Shares of AMR Corp. closed at 26 cents on Tuesday, down almost 84 percent from its previous close. Analysts expect shareholders will be wiped out during the restructuring process.

Rising fuel costs have hurt American this year, with the carrier saying it will pay $2 billion more for fuel than in 2010. Its older fleet, including more than 200 MD-80s that average 16 years in age, is less fuel-efficient than competitors.

The company has lost money in eight of the past ten years, and analysts expect it to post another $1 billion loss this year.

AMR also faces large debt payments. The company had $1.8 billion due by the end of 2012. The net debt at the end of the third quarter was $16.9 billion.

“We are now at a point where we need to turn the page and move forward,” Horton said.

In a letter sent to AMR employees, Arpey said the company’s board asked him to stay on as CEO but that he chose to retire.

“After careful consideration, I concluded that my remaining in those roles would not be best for the company,” Arpey said. “In my view, executing the board’s plan will require not only a re-evaluation of every aspect of our business, but also the leadership of a new chairman and CEO who will bring restructuring experience and a different perspective to the process.”

Arpey, 53, will join Houston-based Emerald Creek Group, a private equity firm founded by former Continental Airlines Chief Executive Larry Kellner.

American’s union leaders had long criticized Arpey and company’s management team for receiving millions in bonuses after rank-and-file workers had taken pay cuts to keep the company out of bankruptcy several years earlier. As executive compensation rose, American’s competitive position in the industry slid.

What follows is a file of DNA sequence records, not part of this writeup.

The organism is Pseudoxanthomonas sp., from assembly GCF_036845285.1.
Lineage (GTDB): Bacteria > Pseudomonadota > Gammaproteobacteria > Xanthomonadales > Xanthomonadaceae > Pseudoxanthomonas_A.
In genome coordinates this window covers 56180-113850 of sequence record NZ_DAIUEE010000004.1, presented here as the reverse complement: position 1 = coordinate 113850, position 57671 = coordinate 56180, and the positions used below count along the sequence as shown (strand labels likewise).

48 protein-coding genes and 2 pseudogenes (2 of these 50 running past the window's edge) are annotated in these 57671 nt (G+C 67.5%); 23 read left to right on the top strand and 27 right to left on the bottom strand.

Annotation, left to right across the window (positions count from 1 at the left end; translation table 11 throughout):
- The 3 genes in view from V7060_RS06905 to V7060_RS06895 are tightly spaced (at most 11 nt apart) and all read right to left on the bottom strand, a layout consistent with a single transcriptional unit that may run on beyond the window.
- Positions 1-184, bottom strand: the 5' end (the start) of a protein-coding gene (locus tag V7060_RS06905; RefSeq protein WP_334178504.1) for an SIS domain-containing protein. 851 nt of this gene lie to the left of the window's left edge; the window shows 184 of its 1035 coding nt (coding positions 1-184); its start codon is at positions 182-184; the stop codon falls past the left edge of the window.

The carrier was the largest U.S. airline in 2008 but lost its top position to Delta Air Lines when it merged with Northwest Airlines in 2009. American slipped to third following United Airlines’ merger with Continental Airlines in 2010.

To help regain its competitive edge, American in July announced the largest plane order in aviation history, saying it would buy 460 planes from Airbus and Boeing with aircraft deliveries expected to start in 2013.

The massive order would replace most of its domestic fleet with more fuel-efficient aircraft.

The first 230 planes in the order were financed through the aircraft manufacturers.

Horton said the company plans to honor its contracts with Airbus and Boeing as it forms the foundation of American’s restructuring plan. But analysts don’t know if new planes, a cheaper workforce and fewer routes will be enough to return American to its industry-leading position.

Some speculate that American may need to merge with another carrier.

“To get on the other side, I think they’re going to have to look at merging with somebody,” said Vaughn Cordle, an airline consultant at AirlineForecasts.com.

The most likely candidate is US Airways, which went through bankruptcy twice in the past decade. Its chief executive, Doug Parker, has indicated that he believes there should be another merger among the legacy carriers and his own.

Some analysts believe a US Airways–American merger makes sense, while others are not so sure.

American is the largest carrier at Dallas/Fort Worth Airport, operating about 85 percent of all of the flights out of DFW. The airport is currently renovating the older terminals where American operates as part of a $1.9 billion project.

“While the situation is fluid due to AMR’s bankruptcy filing, operations are business as usual at DFW,” said airport Chief Executive Jeff Fegan.

At Tuesday’s Tarrant County Commission meeting, Tax Assessor Ron Wright said the county had filed tax liens against 365 American planes at DFW to protect the county as debts are discharged.

“When it’s a corporation that big and there’s a possibility of bankruptcy, we move to act in the taxpayers’ best interest,” he said, adding, “Obviously, we hoped they would stave off bankruptcy.”

Fort Worth Mayor Betsy Price said she hopes the company’s move will have as minimal an impact as possible on Fort Worth and the Metroplex.

“If there’s anything we can do, we are a resource,” she said. “Obviously, we are confident they are going to find their way through and become very competitive again.”